By Miguel De La Torre
At 53, I am old enough to remember a pre-Civil Rights era when all types of shenanigans were employed to prevent certain groups of people (predominantly African-Americans) from voting. Heavily populated black districts would elect Klan members through legal means of literacy tests, competency tests or poll taxes. For the vast majority of the history of this democracy, methods were legally employed to disenfranchise a major portion of the electorate.
One would hope that this country has moved to greater inclusiveness since those days of black electoral repression. After all, how can we declare to be the world’s beacon for democracy when we refuse to practice it at home?
Unfortunately, our hypocrisy is evident in recent legislative initiatives being implemented in states like Florida. The trend is highly troublesome in light of this nation’s oppressive history at the voting booths.
Florida Gov. Rick Scott stirred recent controversy by attempting to purge the state’s voting rolls of those believed to be non-citizens. The U.S. Department of Justice sued, claiming Florida’s program violates voter registration laws. The governor claims the purge is necessary to prevent illegal voters, even though no evidence exists that undocumented immigrants are actually registering to vote.
Last year Florida’s Republican-led Legislature passed draconian rules for organizations that register voters, including a requirement that they turn in registration applications within 48 hours of the time they are signed or face fines. After the law took effect, 81,471 fewer Floridians registered to vote than during the same period before the 2008 presidential election. Those most affected by such legislative actions are blacks, the poor and especially Hispanics.
The motivation behind such restrictive electoral laws is likely the rapidly changing demographics of the nation. According to the Census Bureau, minorities accounted for 92 percent of the nation’s population growth in the decade that ended in 2010. By July 2011, white births ceased to be the majority for the first time since the European colonization of what would become the United States.
Although whites will continue to be the majority for some time, a trend is developing where the white majority will eventually become the minority. White legislators must be concerned with a future non-white America.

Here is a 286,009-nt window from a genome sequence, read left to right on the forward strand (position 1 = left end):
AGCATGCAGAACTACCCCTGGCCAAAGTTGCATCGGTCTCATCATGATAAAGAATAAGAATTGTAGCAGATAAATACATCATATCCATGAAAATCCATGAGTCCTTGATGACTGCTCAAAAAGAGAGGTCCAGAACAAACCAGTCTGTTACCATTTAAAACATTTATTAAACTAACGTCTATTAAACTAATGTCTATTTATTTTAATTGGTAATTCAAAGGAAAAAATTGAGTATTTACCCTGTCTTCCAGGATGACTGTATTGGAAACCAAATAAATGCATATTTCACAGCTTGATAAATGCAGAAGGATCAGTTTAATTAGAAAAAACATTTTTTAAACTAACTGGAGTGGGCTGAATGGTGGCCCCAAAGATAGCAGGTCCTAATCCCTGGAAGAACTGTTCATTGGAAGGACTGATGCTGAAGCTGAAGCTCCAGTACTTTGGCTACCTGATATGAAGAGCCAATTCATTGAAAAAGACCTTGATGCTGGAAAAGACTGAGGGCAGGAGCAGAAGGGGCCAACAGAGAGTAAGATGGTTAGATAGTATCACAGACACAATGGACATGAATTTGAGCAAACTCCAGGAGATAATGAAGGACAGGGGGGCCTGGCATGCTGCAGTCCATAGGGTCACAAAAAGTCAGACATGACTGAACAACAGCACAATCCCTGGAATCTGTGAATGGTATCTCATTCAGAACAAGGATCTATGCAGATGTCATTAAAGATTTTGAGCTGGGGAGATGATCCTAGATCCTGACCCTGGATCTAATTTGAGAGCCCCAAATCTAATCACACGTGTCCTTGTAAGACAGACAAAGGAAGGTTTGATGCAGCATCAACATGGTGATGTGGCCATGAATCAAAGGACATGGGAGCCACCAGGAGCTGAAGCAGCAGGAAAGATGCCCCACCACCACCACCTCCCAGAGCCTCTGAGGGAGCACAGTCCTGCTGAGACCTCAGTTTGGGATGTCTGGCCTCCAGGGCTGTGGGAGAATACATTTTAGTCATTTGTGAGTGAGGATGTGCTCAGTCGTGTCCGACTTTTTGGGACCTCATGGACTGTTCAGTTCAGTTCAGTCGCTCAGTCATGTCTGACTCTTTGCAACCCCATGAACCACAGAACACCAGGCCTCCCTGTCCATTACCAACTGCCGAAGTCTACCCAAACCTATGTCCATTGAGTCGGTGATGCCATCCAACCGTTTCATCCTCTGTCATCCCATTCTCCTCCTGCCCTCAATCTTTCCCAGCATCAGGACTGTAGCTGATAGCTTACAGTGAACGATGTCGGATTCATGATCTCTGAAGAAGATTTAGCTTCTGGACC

Specifically, Latinos witnessed a 43 percent increase in population between 2000 and 2010. They presently represent the largest minority group in 25 states and a majority in 82 counties. And these figures don’t even include the undocumented at about 9 million strong!
Presently, the U.S. is the second largest Hispanic country in the world, slightly trailing Mexico. According to the Census Bureau’s projections, by 2050 Latinos will be 132.8 million strong, or 30 percent of the U.S. population.
These changing demographics are already impacting this year’s presidential election. Some GOP strategists think their party has little chance for success in battleground states such as Colorado, Nevada and Virginia if Romney doesn’t win close to 40 percent of the Hispanic vote.
If Obama picks up these states, in addition to those states that are solid or leaning Democrat, he would be at 265 electoral votes, just five short of the needed 270. According to Fox News (not necessarily known for its fair and balanced approach) Romney is polling at 22 percent in Colorado, 20 percent in Nevada and 28 percent in Virginia. Even Arizona, a Republican-leaning state, is starting to come into play for Obama, because of an 18 percent Latino approval of Romney.
Hence a state like Florida with its 29 electoral votes, which according to an NBC-Marist poll has Obama barely ahead of Romney at 48 percent to 44 percent, becomes crucial if Romney wishes to remain viable. In Florida, Hispanic approval of Romney is at 37 percent, thanks mainly to the Republican-leaning Cuban-American vote.
One way to increase Romney’s chances of success is to eliminate from the voting rolls those more likely to vote for Obama — blacks, Hispanics and the poor. After all, in 2000, under the leadership of Gov. Jeb Bush, Florida purged from its rolls some 173,000 voters, many who were indeed eligible, helping his brother George clinch the presidency.
How can the developing white minority hold on to power to the detriment of the emerging “colored” America? One way of forestalling the inevitable is to restrict and limit the participation of people of color in the voting process, a continuation of this country’s legacy.
In the short run, such dirty tricks may succeed. Romney might defeat Obama despite strong opposition from the vast majority of people of color. But he and the right-wing conservative America he represents are on the wrong side of history. As communities of color become more emboldened, they will force this nation to live up to its democratic rhetoric and pluralist ideals.
I see that day coming and expect to experience this new dawn. It is indeed a wonderful thing to see as the new day of the Lord approaches.